This month we released our annual travel industry trends forecast, Skift Megatrends 2017. You can read about each of the trends on Skift, or download a copy of our magazine here.

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In 2016 Hilton Worldwide and Marriott International launched their “stop clicking around” and “it pays to book direct” marketing campaigns respectively. That was the largest-ever campaign launched by Hilton in its 97-year history. Marriott’s videos soared to seven million views on YouTube. The skirmish between the online travel agencies will evolve further in 2017, with each side vying for advantage.

Both parties know they need each other; the issue is under what economic terms and to what degree. Online travel agencies like Expedia especially, and Booking.com, need the big chains’ lowest rates so the online travel agencies can offer their customers the greatest array of choices. If the big chains are missing on the online travel agencies’ sites, and are increasingly replaced by independents and smaller group hotels, then the online travel agencies can take advantage of higher commissions for awhile, but their customers won’t be able to adequately comparison shop and would come to realize that the online travel agencies’ sites are not the place to get a full view of the market.

The hotel chains need the online travel agencies too, but they want to reduce their dependence and get better terms. The chains will increasingly drive direct traffic but they need the online travel agencies to attract a subset of consumers who are focused on price — not loyalty — and who wouldn’t normally book direct on a chain website.

There will be a reckoning in 2017. Hotel chains will get a better understanding of whether the loyalty program rates that they are exclusively offering on their websites are coming at too steep a cost in terms of their impact on bottom lines. And the online travel agencies will decide if they’ll have to up their game of hardball and live with protracted direct campaigns from the chains.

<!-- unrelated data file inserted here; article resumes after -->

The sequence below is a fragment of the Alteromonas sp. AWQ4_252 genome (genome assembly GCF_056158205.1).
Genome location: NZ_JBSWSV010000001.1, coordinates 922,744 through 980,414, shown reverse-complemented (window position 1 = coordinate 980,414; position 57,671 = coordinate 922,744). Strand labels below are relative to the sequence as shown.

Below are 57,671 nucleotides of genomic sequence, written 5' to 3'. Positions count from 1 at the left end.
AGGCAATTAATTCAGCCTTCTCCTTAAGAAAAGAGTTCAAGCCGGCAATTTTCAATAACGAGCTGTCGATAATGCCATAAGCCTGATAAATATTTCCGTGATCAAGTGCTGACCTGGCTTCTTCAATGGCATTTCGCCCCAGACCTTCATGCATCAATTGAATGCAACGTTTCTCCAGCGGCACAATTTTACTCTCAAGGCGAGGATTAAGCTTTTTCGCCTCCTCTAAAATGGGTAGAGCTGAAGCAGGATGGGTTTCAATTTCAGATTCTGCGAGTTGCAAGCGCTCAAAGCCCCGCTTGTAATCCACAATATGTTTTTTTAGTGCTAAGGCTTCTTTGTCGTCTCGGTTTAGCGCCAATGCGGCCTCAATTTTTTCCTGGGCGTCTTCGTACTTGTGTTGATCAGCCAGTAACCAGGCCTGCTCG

Already there are signs of, well, accommodation and an evolution of the online travel agency/hotel chain relationship. Red Lion Hotels, a relatively smaller chain, decided to team up with Expedia, allowing the online booking site to auto-enroll customers into Red Lion’s loyalty program when they book a Red Lion property on Expedia. In addition, Marriott, which has been relatively aggressive in its book-direct campaign, partnered with Expedia, having it power vacation packages on the Vacations by Marriott site.

The point is, online travel agencies and hotels may be eternal frenemies, but at this juncture they need each other too. The question is whether hotels will be able to tip the balance of power in their direction, and for the time being, at least, it appears as though they are succeeding.

For example, Hilton Worldwide CEO Christopher Nassetta said during the company’s third quarter earnings call October 26 that online direct channels for the chain now command a record 28 percent of its distribution mix, and that Hilton HHonors enrollment jumped 60 percent through the first nine months of 2016.

It’s tough to quantify the overall impact, but Nassetta said that revenue per available room has not been adversely impacted by the direct booking campaigns. Although Expedia’s efforts to push down Hilton listings in the sort order and other measures have had an impact, Nassetta said Hilton is “better off across the board” because the channel mix is tilting toward Hilton’s lower-cost distribution channels.

And if there are threats to the hospitality industry and the online travel agencies, for that matter, they may go by two names — Airbnb and Google. Airbnb is already stepping outside hospitality with its Magical Trips and we expect to see other such moves. At this year’s Skift Global Forum, Google VP of Engineering Oliver Heckmann insisted that Google’s role in the travel space was one of connector rather than booker, but Google already has the ability to function like an online travel agency. After all, Google has already started booking some hotels and flights, and is serious about voice-based travel booking “assistance.”

To succeed and remain competitive, it behooves both hotels and online travel agencies to analyze their collective strengths and weaknesses when it comes to Airbnb and Google. Both Expedia with HomeAway and Booking.com, with its huge roster of vacation rentals and apartments, are taking active steps to provide an answer to Airbnb. Hotels, with the exception of AccorHotels, which acquired Onefinestay and invested in other sharing economy sites, have been slower to respond and may have more at stake.

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